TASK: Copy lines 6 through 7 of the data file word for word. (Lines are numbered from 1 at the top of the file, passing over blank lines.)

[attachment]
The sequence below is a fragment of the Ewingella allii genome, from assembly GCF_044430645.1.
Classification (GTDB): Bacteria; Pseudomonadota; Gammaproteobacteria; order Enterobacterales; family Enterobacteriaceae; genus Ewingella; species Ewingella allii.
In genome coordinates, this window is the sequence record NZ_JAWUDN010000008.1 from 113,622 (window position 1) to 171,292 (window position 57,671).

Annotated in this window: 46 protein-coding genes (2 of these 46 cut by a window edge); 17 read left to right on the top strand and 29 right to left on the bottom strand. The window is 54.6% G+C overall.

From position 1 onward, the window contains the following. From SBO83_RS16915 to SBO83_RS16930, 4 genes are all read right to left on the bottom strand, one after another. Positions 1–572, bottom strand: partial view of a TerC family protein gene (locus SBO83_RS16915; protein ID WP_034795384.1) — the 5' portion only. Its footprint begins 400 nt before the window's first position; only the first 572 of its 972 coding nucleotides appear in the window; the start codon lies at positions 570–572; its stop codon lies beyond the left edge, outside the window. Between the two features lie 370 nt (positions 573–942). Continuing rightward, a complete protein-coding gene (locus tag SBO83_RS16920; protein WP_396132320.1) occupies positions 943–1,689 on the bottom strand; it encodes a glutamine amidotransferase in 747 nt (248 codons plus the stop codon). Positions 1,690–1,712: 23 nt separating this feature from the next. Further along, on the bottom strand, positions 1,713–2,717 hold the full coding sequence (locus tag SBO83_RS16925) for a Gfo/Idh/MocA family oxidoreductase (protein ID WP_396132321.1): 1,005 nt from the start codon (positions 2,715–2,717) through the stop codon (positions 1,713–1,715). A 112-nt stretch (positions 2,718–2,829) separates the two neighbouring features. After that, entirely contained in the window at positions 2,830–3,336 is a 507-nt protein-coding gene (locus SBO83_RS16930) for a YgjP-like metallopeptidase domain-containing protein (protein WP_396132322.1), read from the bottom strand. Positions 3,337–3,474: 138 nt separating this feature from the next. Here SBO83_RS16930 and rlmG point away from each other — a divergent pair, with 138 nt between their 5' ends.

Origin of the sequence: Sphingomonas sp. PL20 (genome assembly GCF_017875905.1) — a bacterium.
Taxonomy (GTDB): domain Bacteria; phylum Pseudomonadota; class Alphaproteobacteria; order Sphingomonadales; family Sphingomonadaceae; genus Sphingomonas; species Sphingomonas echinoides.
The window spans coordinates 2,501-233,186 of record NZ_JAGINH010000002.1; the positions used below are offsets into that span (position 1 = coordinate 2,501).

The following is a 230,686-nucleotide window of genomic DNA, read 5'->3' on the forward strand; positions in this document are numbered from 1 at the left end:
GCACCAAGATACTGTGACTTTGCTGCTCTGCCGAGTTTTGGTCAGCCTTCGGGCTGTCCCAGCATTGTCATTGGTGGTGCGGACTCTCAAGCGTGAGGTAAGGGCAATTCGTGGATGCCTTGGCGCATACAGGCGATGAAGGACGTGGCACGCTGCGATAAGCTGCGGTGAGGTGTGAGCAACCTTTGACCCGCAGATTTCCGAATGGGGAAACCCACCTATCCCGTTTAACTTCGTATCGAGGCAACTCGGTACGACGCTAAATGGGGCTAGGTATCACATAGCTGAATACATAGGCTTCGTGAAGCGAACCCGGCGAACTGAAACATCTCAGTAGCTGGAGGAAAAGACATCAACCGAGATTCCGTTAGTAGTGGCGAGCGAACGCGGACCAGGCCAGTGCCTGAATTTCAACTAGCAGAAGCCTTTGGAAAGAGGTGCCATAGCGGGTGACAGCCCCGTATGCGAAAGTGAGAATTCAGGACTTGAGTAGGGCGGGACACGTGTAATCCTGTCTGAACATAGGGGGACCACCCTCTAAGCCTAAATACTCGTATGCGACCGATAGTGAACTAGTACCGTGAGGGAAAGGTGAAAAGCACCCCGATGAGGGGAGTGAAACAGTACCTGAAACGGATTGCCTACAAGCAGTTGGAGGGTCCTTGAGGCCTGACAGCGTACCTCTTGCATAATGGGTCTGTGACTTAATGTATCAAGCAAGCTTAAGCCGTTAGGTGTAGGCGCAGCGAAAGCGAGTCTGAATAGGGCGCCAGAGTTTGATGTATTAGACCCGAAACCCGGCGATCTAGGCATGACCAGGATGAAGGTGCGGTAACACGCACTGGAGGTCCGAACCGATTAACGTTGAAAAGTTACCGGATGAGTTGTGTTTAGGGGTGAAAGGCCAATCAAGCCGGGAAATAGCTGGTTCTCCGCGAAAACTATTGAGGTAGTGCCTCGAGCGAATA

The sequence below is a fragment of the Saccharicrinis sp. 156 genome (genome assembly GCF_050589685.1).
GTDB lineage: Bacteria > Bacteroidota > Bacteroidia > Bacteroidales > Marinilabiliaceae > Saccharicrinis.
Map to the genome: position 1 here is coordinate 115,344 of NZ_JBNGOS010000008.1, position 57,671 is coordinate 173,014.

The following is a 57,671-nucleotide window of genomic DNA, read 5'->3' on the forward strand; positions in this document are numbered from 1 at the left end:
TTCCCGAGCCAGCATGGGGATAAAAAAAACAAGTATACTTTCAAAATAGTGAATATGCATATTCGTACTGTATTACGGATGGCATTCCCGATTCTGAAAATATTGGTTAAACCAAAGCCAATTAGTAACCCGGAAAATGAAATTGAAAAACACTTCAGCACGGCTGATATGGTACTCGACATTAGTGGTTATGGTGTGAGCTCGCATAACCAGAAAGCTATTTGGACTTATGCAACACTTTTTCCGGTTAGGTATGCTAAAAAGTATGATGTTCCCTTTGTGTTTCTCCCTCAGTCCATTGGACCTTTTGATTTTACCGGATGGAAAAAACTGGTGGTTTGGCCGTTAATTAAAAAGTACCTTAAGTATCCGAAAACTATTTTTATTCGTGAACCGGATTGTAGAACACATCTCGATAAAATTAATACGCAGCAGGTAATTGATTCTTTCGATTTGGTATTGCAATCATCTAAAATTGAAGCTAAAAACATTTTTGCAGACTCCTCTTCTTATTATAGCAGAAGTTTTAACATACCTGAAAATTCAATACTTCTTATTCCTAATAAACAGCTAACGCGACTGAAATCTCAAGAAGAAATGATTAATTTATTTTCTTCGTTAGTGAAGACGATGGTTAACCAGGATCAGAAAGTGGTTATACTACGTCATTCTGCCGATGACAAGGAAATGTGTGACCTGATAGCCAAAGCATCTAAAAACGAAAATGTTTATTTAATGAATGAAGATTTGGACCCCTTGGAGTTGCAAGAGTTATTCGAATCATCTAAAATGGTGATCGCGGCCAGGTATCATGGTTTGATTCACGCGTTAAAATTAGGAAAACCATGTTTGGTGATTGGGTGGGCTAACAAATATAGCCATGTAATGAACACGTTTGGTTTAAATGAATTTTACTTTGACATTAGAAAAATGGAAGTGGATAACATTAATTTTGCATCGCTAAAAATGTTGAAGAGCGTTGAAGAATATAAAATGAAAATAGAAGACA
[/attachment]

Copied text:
Origin of the sequence: Sphingomonas sp. PL20 (genome assembly GCF_017875905.1) — a bacterium.
Taxonomy (GTDB): domain Bacteria; phylum Pseudomonadota; class Alphaproteobacteria; order Sphingomonadales; family Sphingomonadaceae; genus Sphingomonas; species Sphingomonas echinoides.